Gandhi Begins Fasting - 9/16/1932

World History |


On September 16th of 1932, Gandhi began a six day hunger strike, to protest the British system of caste separation in India.

Gandhi was born in Porbandar, India on October 2nd of 1869. He was raised in a Hindu merchant class family, where the caste system was fully enforced under the rule of the British government. If nothing else, Gandhi's childhood was marked by being average. 

As a young adult, he went to London to study law. His first act of non-violent civil disobedience came when he was as an ex patriot lawyer in South Africa, as resident Indians fought for their civil rights. On his return to India in 1915, Gandhi wasted no time in organizing peasants and laborers to protest against exorbitant land taxes and discrimination. Starting in 1921, he led the Indian National Congress, where he fought for those who lived in poverty, for the expansion of women's rights, for the ending of untouchability, and for Indian self-rule.

For much of his adulthood, Gandhi lived in a modest village and wore the simplest of clothing. He would one day become a hero among what are known as the untouchables, the poorest class of people in India.

Gandhi promoted passive, non-violent resistance. For this, he spent many years of his life in prison, on many different occasions, in India and in South Africa. But his philosophy also gained him millions of followers throughout India. Gandhi's preferred weapon of war was satyagraha, which translates loosely into the polite insistence on truth. In other words, passive, non-violent resistance to that which we understand to be wrong.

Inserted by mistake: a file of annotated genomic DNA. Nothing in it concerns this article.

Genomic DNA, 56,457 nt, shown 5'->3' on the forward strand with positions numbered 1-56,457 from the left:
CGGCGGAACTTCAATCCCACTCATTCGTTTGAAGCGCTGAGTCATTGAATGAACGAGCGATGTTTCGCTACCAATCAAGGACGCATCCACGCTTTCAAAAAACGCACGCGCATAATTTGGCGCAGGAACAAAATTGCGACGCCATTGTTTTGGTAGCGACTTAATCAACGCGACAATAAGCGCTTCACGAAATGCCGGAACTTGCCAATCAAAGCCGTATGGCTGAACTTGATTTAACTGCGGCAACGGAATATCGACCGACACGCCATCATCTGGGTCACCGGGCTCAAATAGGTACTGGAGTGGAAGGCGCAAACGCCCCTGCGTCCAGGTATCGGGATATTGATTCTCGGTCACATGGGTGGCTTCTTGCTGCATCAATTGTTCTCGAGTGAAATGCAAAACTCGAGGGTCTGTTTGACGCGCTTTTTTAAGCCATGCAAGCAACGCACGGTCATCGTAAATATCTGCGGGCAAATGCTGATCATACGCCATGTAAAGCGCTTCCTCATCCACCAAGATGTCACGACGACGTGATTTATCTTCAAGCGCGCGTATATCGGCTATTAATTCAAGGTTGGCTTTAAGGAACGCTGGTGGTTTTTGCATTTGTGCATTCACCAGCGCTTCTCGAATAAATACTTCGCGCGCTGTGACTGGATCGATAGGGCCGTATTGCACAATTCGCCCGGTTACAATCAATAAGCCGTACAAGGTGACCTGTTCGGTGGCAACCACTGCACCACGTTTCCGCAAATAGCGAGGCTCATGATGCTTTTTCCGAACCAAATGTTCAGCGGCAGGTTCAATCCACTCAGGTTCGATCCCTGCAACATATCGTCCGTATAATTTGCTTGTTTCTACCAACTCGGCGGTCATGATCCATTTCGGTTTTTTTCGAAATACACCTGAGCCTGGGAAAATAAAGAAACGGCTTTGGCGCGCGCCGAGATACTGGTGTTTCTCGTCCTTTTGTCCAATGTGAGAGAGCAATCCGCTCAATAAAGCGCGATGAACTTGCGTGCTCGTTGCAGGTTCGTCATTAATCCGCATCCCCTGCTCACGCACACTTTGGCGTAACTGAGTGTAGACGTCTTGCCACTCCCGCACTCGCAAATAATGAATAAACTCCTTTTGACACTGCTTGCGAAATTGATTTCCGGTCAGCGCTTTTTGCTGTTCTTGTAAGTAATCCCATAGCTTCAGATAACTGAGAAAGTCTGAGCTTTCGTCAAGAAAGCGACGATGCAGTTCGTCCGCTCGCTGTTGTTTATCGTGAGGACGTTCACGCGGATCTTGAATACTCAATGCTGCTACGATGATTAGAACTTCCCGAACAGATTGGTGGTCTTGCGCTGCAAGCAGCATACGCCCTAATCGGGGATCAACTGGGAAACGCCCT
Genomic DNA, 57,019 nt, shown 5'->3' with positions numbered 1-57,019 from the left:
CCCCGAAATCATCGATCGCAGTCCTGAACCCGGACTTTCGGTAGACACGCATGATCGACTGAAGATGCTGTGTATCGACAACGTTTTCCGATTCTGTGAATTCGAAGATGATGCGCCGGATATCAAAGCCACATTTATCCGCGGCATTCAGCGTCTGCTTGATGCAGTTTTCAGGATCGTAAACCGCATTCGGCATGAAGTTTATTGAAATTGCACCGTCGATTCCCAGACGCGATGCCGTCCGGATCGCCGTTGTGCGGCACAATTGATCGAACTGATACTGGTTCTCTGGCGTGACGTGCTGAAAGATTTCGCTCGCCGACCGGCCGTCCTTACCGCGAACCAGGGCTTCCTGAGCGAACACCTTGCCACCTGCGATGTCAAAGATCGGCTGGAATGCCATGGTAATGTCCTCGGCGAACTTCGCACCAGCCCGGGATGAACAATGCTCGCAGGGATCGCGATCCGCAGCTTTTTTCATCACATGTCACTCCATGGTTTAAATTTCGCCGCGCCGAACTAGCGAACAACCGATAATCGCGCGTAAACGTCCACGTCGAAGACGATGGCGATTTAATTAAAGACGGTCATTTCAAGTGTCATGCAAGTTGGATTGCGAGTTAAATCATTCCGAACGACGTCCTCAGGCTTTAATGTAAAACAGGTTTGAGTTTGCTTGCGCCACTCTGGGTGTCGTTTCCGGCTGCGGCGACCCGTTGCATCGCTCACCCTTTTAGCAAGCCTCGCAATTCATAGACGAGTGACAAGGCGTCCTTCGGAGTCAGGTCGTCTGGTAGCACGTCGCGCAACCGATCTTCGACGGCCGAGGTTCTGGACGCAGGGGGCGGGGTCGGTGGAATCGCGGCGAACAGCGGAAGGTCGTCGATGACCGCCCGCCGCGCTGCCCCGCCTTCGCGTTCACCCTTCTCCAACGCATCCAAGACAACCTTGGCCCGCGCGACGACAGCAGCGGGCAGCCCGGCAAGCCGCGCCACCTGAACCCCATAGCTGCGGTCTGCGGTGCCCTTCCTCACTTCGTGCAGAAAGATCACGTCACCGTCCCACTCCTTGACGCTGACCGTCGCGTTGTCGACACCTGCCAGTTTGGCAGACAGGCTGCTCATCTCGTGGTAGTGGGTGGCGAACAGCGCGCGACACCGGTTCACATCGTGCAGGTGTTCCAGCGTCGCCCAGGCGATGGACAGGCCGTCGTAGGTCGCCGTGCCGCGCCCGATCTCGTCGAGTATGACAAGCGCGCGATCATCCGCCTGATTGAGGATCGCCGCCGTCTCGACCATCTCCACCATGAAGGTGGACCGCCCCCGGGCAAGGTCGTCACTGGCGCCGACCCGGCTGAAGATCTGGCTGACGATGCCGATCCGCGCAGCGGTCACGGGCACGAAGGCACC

His most well-known forms of protest were leading great numbers of people on marches. If the many thousand people marching didn't work, Gandhi fasted himself almost to death, until the people of India protested so strongly that the British government was forced to react. If it didn't, Gandhi was willing to die of starvation, and chaos would ensue.

From his jail cell at Yurovda in 1932, Gandhi became willing to die for the untouchables. For them, he would fast unto death. As he put it, “This is a God given opportunity that has come to me, to offer my life as a final sacrifice to the downtrodden.” 

Britain granted India its independence in 1947, after the end of WWII. However, a new Muslim nationalist group was demanding a separate homeland. So Britain divided India into two parts – a Hindu majority in India, and a Muslim Pakistan. The displacement of people making their way to their new homelands resulted in much religiously motivated violence.

Instead of celebrating India's independence, Gandhi visited the nation's most affected areas. His final hunger strike was undertaken partly on behalf of the people of Pakistan on January 12th of 1948, when he was 78 years old.

Less than three weeks later, on January 30th of 1948, while on his way to a morning prayer meeting with his grandnieces, Mohandas Gandhi was shot three times by an assassin's bullet and killed. The assassin was a Hindu extremist. 

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Nancy Reyes

Senior Writer

One of our top senior writers, Nancy came to us wanting to break away from the politics that comes with major news corporations. She leads our team of historical writers in creating the best engaging content out there that keeps our readers coming back for more. She is an enthusiast of all things medieval and has been a member of her renaissance fair group for 15 years. She received her degree in International Relations from the University of Southern California and hopes to one day travel the world.